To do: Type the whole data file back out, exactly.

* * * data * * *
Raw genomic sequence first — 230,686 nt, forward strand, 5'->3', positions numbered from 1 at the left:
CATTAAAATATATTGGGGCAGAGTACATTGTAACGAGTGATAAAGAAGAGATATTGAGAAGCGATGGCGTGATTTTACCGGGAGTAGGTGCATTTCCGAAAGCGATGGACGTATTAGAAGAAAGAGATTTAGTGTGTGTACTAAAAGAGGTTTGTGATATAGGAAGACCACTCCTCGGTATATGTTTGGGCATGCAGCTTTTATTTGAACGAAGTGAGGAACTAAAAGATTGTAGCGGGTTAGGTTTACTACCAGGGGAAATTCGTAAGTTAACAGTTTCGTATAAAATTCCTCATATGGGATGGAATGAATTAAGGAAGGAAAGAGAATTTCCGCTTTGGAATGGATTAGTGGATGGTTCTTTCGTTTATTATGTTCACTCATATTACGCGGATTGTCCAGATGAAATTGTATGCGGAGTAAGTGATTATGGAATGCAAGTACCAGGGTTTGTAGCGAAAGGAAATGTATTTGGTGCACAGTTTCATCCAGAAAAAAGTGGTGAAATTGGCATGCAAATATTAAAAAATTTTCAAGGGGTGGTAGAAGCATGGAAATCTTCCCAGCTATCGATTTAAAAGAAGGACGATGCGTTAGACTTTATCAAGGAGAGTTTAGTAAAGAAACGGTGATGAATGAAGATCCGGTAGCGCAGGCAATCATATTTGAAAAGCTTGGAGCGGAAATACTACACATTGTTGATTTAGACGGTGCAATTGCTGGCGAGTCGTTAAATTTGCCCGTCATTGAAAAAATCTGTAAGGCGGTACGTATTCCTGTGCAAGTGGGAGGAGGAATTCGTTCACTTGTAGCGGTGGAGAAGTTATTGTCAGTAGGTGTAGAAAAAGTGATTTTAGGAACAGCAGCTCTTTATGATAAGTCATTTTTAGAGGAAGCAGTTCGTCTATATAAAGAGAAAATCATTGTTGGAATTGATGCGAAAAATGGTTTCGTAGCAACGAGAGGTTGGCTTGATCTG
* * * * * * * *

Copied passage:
Raw genomic sequence first — 230,686 nt, forward strand, 5'->3', positions numbered from 1 at the left:
CATTAAAATATATTGGGGCAGAGTACATTGTAACGAGTGATAAAGAAGAGATATTGAGAAGCGATGGCGTGATTTTACCGGGAGTAGGTGCATTTCCGAAAGCGATGGACGTATTAGAAGAAAGAGATTTAGTGTGTGTACTAAAAGAGGTTTGTGATATAGGAAGACCACTCCTCGGTATATGTTTGGGCATGCAGCTTTTATTTGAACGAAGTGAGGAACTAAAAGATTGTAGCGGGTTAGGTTTACTACCAGGGGAAATTCGTAAGTTAACAGTTTCGTATAAAATTCCTCATATGGGATGGAATGAATTAAGGAAGGAAAGAGAATTTCCGCTTTGGAATGGATTAGTGGATGGTTCTTTCGTTTATTATGTTCACTCATATTACGCGGATTGTCCAGATGAAATTGTATGCGGAGTAAGTGATTATGGAATGCAAGTACCAGGGTTTGTAGCGAAAGGAAATGTATTTGGTGCACAGTTTCATCCAGAAAAAAGTGGTGAAATTGGCATGCAAATATTAAAAAATTTTCAAGGGGTGGTAGAAGCATGGAAATCTTCCCAGCTATCGATTTAAAAGAAGGACGATGCGTTAGACTTTATCAAGGAGAGTTTAGTAAAGAAACGGTGATGAATGAAGATCCGGTAGCGCAGGCAATCATATTTGAAAAGCTTGGAGCGGAAATACTACACATTGTTGATTTAGACGGTGCAATTGCTGGCGAGTCGTTAAATTTGCCCGTCATTGAAAAAATCTGTAAGGCGGTACGTATTCCTGTGCAAGTGGGAGGAGGAATTCGTTCACTTGTAGCGGTGGAGAAGTTATTGTCAGTAGGTGTAGAAAAAGTGATTTTAGGAACAGCAGCTCTTTATGATAAGTCATTTTTAGAGGAAGCAGTTCGTCTATATAAAGAGAAAATCATTGTTGGAATTGATGCGAAAAATGGTTTCGTAGCAACGAGAGGTTGGCTTGATCTG